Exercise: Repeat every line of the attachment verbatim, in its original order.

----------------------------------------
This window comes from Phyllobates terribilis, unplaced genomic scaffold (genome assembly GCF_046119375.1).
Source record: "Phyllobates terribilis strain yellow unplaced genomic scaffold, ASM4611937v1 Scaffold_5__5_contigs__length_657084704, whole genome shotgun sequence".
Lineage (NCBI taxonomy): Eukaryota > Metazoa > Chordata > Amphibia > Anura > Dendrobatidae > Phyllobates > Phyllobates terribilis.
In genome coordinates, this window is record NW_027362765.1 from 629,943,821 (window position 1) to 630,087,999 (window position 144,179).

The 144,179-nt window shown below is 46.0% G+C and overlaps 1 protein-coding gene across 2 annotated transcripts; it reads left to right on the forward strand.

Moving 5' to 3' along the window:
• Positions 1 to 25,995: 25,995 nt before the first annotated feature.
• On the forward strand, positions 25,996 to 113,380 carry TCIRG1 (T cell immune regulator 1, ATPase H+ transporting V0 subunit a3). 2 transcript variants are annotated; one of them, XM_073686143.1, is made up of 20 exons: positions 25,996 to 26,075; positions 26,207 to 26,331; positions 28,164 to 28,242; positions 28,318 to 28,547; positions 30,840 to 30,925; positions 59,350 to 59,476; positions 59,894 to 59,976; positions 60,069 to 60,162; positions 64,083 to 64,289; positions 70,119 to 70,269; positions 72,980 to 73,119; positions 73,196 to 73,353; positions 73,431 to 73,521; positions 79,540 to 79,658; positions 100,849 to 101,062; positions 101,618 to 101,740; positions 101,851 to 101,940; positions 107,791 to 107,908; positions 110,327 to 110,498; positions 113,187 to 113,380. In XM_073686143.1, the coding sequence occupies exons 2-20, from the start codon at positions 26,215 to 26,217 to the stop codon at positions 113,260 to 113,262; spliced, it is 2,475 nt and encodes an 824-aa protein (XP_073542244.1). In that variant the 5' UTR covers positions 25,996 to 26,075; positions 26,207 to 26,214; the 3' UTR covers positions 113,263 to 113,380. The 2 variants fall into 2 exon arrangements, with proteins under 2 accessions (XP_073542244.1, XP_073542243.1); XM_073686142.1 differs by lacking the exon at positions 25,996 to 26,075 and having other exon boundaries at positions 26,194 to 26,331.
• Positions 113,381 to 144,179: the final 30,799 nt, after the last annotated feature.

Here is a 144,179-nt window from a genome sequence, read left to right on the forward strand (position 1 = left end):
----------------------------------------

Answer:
This window comes from Phyllobates terribilis, unplaced genomic scaffold (genome assembly GCF_046119375.1).
Source record: "Phyllobates terribilis strain yellow unplaced genomic scaffold, ASM4611937v1 Scaffold_5__5_contigs__length_657084704, whole genome shotgun sequence".
Lineage (NCBI taxonomy): Eukaryota > Metazoa > Chordata > Amphibia > Anura > Dendrobatidae > Phyllobates > Phyllobates terribilis.
In genome coordinates, this window is record NW_027362765.1 from 629,943,821 (window position 1) to 630,087,999 (window position 144,179).

The 144,179-nt window shown below is 46.0% G+C and overlaps 1 protein-coding gene across 2 annotated transcripts; it reads left to right on the forward strand.

Moving 5' to 3' along the window:
• Positions 1 to 25,995: 25,995 nt before the first annotated feature.
• On the forward strand, positions 25,996 to 113,380 carry TCIRG1 (T cell immune regulator 1, ATPase H+ transporting V0 subunit a3). 2 transcript variants are annotated; one of them, XM_073686143.1, is made up of 20 exons: positions 25,996 to 26,075; positions 26,207 to 26,331; positions 28,164 to 28,242; positions 28,318 to 28,547; positions 30,840 to 30,925; positions 59,350 to 59,476; positions 59,894 to 59,976; positions 60,069 to 60,162; positions 64,083 to 64,289; positions 70,119 to 70,269; positions 72,980 to 73,119; positions 73,196 to 73,353; positions 73,431 to 73,521; positions 79,540 to 79,658; positions 100,849 to 101,062; positions 101,618 to 101,740; positions 101,851 to 101,940; positions 107,791 to 107,908; positions 110,327 to 110,498; positions 113,187 to 113,380. In XM_073686143.1, the coding sequence occupies exons 2-20, from the start codon at positions 26,215 to 26,217 to the stop codon at positions 113,260 to 113,262; spliced, it is 2,475 nt and encodes an 824-aa protein (XP_073542244.1). In that variant the 5' UTR covers positions 25,996 to 26,075; positions 26,207 to 26,214; the 3' UTR covers positions 113,263 to 113,380. The 2 variants fall into 2 exon arrangements, with proteins under 2 accessions (XP_073542244.1, XP_073542243.1); XM_073686142.1 differs by lacking the exon at positions 25,996 to 26,075 and having other exon boundaries at positions 26,194 to 26,331.
• Positions 113,381 to 144,179: the final 30,799 nt, after the last annotated feature.

Here is a 144,179-nt window from a genome sequence, read left to right on the forward strand (position 1 = left end):